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Aziz Ansari responds to woman's claim of sexual misconduct

Aziz Ansari, known for his work on "Master of None" and "Parks and Recreation," issued a statement Sunday in response to a claim of sexual misconduct by a woman he dated briefly last year in September. Ansari said the pair engaged "in sexual activity, which by all indications was completely consensual."

However, in an online article published Saturday, the woman claims Ansari was aggressive toward her and forced her to perform sexual acts after having dinner at a restaurant. The article, posted on, is titled: "I went on a date with Aziz Ansari. It turned into the worst night of my life."

The woman, who described herself as a 23-year-old photographer from Brooklyn, decided to leave Ansari's apartment and the next day sent him a text describing that the prior night's encounter left her "uneasy."

On Sunday, Ansari issued a statement through his publicist saying he was "surprised and concerned."

"The next day, I got a text from her saying that although 'it may have seemed okay,' upon further reflection, she felt uncomfortable. It was true that everything did seem okay to me, so when I heard that it was not the case for her, I was surprised and concerned. I took her words to heart and responded privately after taking the time to process what she had said."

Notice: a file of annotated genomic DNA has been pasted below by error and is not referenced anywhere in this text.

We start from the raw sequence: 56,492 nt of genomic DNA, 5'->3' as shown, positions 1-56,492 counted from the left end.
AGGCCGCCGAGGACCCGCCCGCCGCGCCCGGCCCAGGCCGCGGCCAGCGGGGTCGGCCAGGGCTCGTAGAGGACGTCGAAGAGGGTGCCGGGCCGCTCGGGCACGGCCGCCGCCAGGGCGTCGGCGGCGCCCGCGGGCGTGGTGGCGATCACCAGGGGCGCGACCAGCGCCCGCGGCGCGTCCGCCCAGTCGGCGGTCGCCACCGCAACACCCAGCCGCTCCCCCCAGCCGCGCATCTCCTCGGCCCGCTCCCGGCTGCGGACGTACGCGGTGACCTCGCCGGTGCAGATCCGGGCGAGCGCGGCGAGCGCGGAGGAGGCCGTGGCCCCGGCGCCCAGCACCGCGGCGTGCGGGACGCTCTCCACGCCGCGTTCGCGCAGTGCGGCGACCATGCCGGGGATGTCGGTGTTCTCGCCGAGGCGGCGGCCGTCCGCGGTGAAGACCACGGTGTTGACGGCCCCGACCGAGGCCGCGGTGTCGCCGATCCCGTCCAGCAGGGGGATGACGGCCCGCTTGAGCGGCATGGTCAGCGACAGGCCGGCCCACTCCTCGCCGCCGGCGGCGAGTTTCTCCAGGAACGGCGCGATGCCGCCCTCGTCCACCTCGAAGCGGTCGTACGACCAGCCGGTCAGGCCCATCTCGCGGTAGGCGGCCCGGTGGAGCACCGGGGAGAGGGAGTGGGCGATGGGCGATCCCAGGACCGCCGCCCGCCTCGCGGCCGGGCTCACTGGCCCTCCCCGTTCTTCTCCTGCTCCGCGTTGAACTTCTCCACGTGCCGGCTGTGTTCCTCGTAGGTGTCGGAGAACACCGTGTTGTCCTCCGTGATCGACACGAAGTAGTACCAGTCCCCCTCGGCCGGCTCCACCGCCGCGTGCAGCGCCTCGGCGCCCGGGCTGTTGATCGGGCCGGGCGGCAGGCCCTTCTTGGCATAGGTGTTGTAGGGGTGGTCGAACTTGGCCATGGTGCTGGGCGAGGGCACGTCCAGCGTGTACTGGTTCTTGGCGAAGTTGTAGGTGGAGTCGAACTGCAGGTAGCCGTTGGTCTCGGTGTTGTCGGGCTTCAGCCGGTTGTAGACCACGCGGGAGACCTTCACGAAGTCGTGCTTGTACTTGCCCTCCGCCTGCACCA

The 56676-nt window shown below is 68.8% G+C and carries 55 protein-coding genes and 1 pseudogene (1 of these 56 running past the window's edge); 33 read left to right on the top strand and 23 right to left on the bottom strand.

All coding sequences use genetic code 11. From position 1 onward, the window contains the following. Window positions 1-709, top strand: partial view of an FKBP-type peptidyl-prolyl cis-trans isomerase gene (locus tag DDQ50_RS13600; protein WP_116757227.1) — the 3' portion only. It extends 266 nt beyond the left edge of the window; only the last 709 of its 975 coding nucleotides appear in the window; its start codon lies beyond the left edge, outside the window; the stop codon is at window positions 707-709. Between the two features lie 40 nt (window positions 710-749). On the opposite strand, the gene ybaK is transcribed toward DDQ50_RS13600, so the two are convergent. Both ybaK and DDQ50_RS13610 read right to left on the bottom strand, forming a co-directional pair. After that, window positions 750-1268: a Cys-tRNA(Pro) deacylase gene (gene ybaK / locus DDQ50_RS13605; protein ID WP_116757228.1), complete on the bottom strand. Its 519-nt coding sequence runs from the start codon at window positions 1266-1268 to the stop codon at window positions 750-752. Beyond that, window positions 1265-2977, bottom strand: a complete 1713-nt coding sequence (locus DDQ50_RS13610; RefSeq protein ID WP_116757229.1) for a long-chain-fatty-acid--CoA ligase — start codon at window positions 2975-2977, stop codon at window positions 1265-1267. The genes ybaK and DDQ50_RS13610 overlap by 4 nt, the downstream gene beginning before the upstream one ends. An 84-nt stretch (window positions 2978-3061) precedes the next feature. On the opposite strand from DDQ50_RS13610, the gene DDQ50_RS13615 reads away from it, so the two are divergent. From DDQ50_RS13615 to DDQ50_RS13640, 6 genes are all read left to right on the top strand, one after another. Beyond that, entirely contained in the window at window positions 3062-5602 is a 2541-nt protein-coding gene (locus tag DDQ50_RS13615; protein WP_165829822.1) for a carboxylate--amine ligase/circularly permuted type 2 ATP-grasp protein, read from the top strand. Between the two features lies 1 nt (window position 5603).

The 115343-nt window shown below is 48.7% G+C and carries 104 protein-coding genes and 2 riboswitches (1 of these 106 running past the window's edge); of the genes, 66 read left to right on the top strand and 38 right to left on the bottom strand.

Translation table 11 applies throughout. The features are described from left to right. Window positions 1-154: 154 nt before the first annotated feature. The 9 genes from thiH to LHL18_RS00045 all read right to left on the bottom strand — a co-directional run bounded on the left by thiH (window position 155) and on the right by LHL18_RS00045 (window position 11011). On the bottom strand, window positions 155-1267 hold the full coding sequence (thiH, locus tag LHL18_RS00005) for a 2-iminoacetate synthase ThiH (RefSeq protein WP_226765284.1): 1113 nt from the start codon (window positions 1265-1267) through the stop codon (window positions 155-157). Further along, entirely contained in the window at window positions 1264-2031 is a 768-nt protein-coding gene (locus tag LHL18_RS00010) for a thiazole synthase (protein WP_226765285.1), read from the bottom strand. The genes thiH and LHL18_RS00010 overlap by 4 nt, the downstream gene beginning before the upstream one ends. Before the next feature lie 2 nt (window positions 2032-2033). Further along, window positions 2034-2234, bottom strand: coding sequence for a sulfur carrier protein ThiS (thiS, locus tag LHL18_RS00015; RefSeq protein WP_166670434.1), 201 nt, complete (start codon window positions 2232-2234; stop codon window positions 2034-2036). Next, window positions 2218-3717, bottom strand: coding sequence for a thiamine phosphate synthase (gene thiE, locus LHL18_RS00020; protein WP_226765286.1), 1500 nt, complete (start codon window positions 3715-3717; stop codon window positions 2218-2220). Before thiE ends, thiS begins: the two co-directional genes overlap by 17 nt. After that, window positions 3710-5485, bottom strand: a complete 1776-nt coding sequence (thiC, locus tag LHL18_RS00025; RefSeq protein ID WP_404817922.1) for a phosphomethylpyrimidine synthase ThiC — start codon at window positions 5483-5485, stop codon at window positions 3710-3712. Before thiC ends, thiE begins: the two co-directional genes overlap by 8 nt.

The statement concluded with: "I continue to support the movement that is happening in our culture. It is necessary and long overdue."

Ansari appeared to reference the surge of headlines about sexual misconduct in various industries -- namely Hollywood. Most recently, the Golden Globe Awards and Oprah Winfrey's speech put the Time's Up movement even more in the national spotlight. reported that Ansari's win on Jan. 7 for best performance by an actor in a television series -- music or drama had triggered the woman's memory of the encounter. 

"It was actually painful to watch him win and accept an award," she said. "And absolutely cringeworthy that he was wearing the Time's Up pin. I think that started a new fire, and it kind of made it more real."

Oprah Winfrey on Time's Up and the climate of change

Time's Up -- which began as a meeting of Hollywood women last fall to address sexual harassment in the workplace -- has become a movement for victims everywhere. Stars wore black as a sign of unity at this year's Golden Globes, and for one dazzling moment, the fight against harassment and gender inequality was center stage.

Winfrey asked, "Beyond raising awareness, how is this going to help the waitress, the farm worker, the factory worker, the caregiver? How does what's happening in the room with Time's Up affect the people who are watching this right now?"

"We have to maintain the momentum of this conversation, because they can't," said Lucasfilm president Kathleen Kennedy, the force behind the "Star Wars" movies. "It's not only in what we're doing with a group like Time's Up, but it's in the content we're creating, the conversations we're having. We have to continue this work because we do have the spotlight."